After the twin pieces of Unleashing the Cataclysm and Gaia, I knew I wanted to push into a darker direction, both in terms of the content and the drawing style. Pillars of Affliction reflects an effort to do that.
I will dive into more detail about the inspiration and symbolism for this one when I share the color art next month, but it's enough to mention here that this one was created shortly before the first of several corrective jaw surgeries. I was moving through a rapid series of dental appointments, sometimes two or three per week, and was often on my back with my mouth open for hours at a time with sharp instruments cutting, slicing, stitching, etc. There was a lot of physical pain associated with those appointments, and Pillars very much reflects the time and energy spent toward those things.
As for the drawing style, I wanted Pillars of Affliction to have a rougher, more jagged quality than previous pieces. There was a deliberate effort to make the lines more angular, and I had a much more relaxed attitude toward the overall "cleanliness" of the line work. In addition to the aesthetic considerations, it had taken me a significant amount of time to create the pencil and ink art for Gaia, and I wanted to increase the rate at which I'm producing these drawings.
I also felt I could've done a better job on previous pieces with balancing light and dark areas, so that was something I wanted to continue to work on with the drawing for Pillars.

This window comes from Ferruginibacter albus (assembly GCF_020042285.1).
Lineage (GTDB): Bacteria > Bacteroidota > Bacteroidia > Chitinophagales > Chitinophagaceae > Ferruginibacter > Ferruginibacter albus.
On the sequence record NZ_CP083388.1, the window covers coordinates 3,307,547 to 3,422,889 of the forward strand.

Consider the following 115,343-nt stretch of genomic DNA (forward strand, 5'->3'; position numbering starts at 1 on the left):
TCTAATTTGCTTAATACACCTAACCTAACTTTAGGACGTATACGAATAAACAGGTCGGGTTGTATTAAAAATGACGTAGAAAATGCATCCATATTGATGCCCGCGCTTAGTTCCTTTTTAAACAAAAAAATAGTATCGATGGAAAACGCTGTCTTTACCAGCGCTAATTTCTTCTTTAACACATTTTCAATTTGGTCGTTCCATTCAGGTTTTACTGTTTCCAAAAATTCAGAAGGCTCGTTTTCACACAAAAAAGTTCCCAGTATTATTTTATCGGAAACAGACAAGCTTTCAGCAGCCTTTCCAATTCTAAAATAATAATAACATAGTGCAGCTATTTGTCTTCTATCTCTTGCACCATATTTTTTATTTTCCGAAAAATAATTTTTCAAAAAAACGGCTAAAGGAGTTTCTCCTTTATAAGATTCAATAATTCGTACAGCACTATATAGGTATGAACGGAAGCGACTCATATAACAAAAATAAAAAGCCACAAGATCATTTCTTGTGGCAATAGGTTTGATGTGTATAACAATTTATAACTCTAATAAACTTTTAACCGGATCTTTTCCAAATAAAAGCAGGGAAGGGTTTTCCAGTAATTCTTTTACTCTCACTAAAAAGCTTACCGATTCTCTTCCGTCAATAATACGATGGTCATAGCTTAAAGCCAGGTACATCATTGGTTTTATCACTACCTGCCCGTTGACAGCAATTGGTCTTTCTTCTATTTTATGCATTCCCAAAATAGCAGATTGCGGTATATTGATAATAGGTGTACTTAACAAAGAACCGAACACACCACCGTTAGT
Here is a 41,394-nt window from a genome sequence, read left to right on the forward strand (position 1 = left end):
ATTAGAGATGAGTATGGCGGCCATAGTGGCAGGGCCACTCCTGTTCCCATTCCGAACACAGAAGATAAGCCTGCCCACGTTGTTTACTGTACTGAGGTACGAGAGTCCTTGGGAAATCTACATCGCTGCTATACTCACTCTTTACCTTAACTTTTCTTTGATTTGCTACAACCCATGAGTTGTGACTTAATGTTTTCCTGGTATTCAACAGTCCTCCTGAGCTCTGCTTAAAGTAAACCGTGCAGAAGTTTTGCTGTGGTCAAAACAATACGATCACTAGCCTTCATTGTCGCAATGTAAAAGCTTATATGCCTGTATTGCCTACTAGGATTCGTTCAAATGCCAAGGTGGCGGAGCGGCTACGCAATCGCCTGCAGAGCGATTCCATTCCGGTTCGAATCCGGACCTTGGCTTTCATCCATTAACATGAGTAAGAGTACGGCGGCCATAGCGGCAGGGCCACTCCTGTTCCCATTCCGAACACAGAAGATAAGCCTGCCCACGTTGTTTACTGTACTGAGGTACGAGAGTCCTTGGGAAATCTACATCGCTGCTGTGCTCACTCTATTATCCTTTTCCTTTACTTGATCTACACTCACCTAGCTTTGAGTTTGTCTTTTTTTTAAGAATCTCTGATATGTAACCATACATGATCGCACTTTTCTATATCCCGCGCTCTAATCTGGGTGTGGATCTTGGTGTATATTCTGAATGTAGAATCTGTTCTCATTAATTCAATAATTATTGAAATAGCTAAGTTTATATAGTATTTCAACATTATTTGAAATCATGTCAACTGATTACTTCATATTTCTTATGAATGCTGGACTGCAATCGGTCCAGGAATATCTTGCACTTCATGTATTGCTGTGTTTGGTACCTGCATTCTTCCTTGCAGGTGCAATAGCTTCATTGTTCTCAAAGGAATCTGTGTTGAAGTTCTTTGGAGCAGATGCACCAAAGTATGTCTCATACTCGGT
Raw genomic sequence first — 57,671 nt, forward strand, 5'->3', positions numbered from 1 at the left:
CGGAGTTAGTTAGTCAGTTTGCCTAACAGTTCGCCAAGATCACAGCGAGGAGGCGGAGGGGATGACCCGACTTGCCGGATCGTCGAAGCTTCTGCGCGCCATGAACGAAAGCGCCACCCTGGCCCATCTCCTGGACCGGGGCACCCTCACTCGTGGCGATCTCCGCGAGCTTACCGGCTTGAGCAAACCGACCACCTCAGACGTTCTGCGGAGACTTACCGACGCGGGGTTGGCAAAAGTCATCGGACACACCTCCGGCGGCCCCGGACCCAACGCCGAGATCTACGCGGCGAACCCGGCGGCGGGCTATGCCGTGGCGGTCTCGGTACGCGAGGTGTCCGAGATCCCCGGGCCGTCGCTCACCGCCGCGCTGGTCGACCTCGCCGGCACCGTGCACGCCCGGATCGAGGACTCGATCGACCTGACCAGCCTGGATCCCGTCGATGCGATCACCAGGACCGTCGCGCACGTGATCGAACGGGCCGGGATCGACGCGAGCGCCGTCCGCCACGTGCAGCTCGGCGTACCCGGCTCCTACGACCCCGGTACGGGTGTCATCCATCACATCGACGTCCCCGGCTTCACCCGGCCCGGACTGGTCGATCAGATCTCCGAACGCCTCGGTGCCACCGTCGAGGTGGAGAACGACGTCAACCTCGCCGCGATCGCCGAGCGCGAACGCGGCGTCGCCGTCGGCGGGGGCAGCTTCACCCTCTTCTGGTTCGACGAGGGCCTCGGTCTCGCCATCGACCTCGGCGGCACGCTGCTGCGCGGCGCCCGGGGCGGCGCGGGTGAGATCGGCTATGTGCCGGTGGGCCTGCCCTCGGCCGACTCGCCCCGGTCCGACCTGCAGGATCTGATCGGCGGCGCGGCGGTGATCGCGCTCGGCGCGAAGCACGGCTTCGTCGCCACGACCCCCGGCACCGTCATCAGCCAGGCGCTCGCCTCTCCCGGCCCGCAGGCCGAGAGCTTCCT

As always, the drawing began using a 2H drawing pencil on Bristol paper (this one is 11"x14"). When I began, I had a loose vision for the uppermost figure and a general idea of his lower half morphing into something else. The rest of it was improvised as I worked, using mouth trauma as a guide to pull together my influences from comic books, old school metal music, Giger, etc.
Inking was done with Winsor & Newton black Indian ink and applied using a combination of 102 crow quills and round brushes, again focusing on being a little looser and more aggressive with my mark making.
Having worked on a few pieces after this one, I can already look back and understand this drawing as a transition point, and it marks an important shift in the evolution of my drawings as I seek to find myself again after many years away from my art.
Many more details about this one next month in the post for the color art, but in the meantime keep your eyes peeled for a new (and newly renamed) installment of Preston's New Underground Metal Picks later this month.